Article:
Tips for November Hiking in Great Smoky Mountains National Park

gatlinburg-cabins.jpgAmong the many desirable things to do in Gatlinburg while staying in a Gatlinburg cabin with Diamond Mountain Rentals is hiking. As the temperatures cool off, you will find that you can go further distances with less crowded trail ways in the fall and late fall versus the summer season. Hiking is a favorite among many though a lot of people fail to prepare properly as the seasons change - so do the hiking necessities. Take a look at a few tips to consider while hiking in Great Smoky Mountains National Park this November.

Choose Your Trail Destinations With Care

It has happened before in November, and it will happen time and time again - Snow. Snow is not uncommon in the higher elevations during the month of November, especially the later part of the month. The temperatures will continue to drop as fall levels off into the winter season. It is important for you to consider choosing trails that are deemed snow-free. the higher you go, the colder it gets. You may be unaware, but Great Smoky Mountains National Park is actually considered a rainforest for the extravagant amounts of rainfall, tricky climate, and a plethora of plant species and wildlife. That says unpredictable all over it. Always practice safe hiking, check Great Smoky Mountains National Park service website for updates, warnings, alerts and news to stay on top of things prior to your departure. It may be a good idea to also contact any local ranger stations for surrounding conditions. Safety first!

Always Let Someone Know Where You Are and Where You're Going

It is imperative that you always let someone close to you know exactly where you are, where you plan to go, and when you will contact them on your return back to the town where you have signal for contact. In the event that something unfortunate were to come about, you have someone in the know who will be able to give friends and family information. You have to keep in consideration that you are in the wilderness where anything can happen. This is why it is always smart and considerate to be properly prepared. It is recommended to hike with a companion during this time of year. Two heads are better than one!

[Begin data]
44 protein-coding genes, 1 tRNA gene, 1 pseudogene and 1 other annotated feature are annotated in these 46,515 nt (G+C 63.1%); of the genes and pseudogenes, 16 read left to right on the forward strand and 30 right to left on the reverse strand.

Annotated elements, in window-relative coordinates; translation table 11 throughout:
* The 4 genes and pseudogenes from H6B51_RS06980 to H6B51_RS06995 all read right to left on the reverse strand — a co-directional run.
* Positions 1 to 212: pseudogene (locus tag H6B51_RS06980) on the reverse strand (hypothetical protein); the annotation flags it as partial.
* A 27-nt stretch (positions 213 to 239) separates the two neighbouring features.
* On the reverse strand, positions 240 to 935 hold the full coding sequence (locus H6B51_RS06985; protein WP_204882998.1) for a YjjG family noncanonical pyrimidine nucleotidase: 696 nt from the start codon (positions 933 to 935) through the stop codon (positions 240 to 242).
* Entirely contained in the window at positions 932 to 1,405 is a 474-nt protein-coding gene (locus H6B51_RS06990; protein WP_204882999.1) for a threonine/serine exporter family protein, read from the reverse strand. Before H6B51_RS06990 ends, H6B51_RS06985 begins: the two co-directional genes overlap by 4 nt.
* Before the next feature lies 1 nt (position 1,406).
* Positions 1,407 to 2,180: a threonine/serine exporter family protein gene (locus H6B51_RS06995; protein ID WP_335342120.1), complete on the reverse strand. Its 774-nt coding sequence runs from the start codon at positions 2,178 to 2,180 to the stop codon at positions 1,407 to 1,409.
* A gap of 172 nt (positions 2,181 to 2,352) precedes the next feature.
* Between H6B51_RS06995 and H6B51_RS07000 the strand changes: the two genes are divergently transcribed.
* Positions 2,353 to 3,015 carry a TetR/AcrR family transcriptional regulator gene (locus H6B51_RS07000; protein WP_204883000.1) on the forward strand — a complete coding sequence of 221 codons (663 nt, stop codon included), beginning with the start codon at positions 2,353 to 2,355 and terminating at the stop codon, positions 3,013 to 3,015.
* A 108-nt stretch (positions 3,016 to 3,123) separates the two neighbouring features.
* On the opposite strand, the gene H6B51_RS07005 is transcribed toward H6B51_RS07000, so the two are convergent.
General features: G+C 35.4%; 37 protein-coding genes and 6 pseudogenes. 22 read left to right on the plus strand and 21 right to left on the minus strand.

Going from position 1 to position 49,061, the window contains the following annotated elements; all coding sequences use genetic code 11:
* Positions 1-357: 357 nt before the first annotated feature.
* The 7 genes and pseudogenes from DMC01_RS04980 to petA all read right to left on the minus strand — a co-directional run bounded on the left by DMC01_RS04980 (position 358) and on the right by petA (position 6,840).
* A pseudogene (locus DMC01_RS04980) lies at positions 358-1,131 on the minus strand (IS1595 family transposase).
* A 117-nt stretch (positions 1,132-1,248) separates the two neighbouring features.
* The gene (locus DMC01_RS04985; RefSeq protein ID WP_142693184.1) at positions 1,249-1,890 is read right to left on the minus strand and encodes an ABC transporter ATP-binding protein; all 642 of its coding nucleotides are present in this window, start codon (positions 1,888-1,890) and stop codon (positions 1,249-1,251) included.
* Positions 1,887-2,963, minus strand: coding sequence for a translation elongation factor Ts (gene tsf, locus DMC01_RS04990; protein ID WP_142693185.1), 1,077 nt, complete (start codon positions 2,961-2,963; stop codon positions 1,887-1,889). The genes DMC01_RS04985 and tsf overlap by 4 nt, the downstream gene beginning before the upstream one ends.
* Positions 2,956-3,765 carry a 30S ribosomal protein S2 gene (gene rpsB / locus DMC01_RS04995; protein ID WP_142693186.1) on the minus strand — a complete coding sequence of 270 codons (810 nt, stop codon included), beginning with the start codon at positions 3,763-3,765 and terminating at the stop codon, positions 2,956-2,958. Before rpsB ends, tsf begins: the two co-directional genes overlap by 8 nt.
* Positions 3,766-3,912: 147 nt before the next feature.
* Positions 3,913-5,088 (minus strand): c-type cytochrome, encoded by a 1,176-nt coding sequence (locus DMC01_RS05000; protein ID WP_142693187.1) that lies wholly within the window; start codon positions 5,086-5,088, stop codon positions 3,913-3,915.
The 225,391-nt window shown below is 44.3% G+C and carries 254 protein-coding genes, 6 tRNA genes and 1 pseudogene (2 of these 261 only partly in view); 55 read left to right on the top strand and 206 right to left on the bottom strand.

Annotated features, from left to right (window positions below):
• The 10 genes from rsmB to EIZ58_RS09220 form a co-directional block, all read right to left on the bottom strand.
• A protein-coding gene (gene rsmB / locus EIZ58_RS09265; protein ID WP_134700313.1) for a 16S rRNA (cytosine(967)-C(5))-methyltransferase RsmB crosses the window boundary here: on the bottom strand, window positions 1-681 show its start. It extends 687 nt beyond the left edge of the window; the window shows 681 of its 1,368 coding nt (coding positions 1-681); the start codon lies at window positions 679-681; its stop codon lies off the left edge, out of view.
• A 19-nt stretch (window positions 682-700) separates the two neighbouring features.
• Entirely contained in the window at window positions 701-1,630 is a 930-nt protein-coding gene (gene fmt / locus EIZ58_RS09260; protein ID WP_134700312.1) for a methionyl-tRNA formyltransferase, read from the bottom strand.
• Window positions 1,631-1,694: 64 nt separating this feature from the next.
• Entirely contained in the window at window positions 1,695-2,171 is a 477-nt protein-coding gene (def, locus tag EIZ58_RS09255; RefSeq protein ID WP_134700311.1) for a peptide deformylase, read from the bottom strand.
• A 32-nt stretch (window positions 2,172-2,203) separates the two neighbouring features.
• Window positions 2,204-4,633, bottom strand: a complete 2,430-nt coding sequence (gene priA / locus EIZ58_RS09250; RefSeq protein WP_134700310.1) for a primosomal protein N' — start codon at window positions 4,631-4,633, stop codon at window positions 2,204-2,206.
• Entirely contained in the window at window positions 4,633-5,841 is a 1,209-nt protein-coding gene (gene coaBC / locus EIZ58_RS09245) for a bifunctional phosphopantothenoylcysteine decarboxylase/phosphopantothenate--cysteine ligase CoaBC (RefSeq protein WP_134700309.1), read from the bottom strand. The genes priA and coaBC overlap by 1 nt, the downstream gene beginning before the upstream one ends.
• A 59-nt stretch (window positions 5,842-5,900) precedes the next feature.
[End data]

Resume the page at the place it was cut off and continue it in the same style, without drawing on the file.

Pack Your Trail Pack With Care

Every seasoned hiker is aware of the Ten Essentials to keep in your pack while on the trail. If you are new to the outdoors and hiking or simply need to brush up on your pack necessities, we've got you covered! The Ten Essentials should be carried in your pack at all times, all year round, no matter what. These essentials are even more important during the late fall and winter as the weather becomes changing and more unpredictable. The ten life-saving essentials include the following: fire starter, extra food, flashlight, first aid kit, SPF UV protectant, extra clothing, matches, pocket knife, compass, and a topographic map.

Now That You Have the Ten Essentials - Add Extras to Your Pack During Fall and Wintry Months

  • Layer, Layers, Layers! Be sure to pack extra heavy clothing and keep it dry. It is suggested to have clothing made out of sweat-wicking and moisture-wicking materials to help keep your body dry.

  • Headlamps and any other form of extra flashlight with an extra set or two of backup batteries is a great addition to your pack. The days fall shorter towards the end of the year, which means that darkness falls quickly on the mountain. keeping a headlamp could save you if you fail to keep track of time.

  • Rain gear is a must. Keeping dry is what will help keep your body temperature normal and prevent sickness.

  • Sleeping quarters such as an emergency shelter, a small tent or ENO with a rain fly, sleeping bag - something that you can stay safe and dry in should you find yourself needing to stay the night on the mountain.

  • Pack plenty of extra food, such as handheld non-perishable items full of protein. Power bars, nuts, dried fruit, beef jerky, etc. You will want to plan to bring plenty of water with you as well to keep your body hydrated during exertion.

  • A cell phone with location services turned on and a backup battery. If anyone were to need to find you, they can use the GPS location services on your phone to give rescuers a general vicinity to comb through.

Always use common sense and know when to stop, turn around or stay put. Consider filing trail report for others like yourself as well. Now that you know the hiking essentials and tips for fall trekking, get out there and have some fun exploring Great Smoky Mountains National Park.

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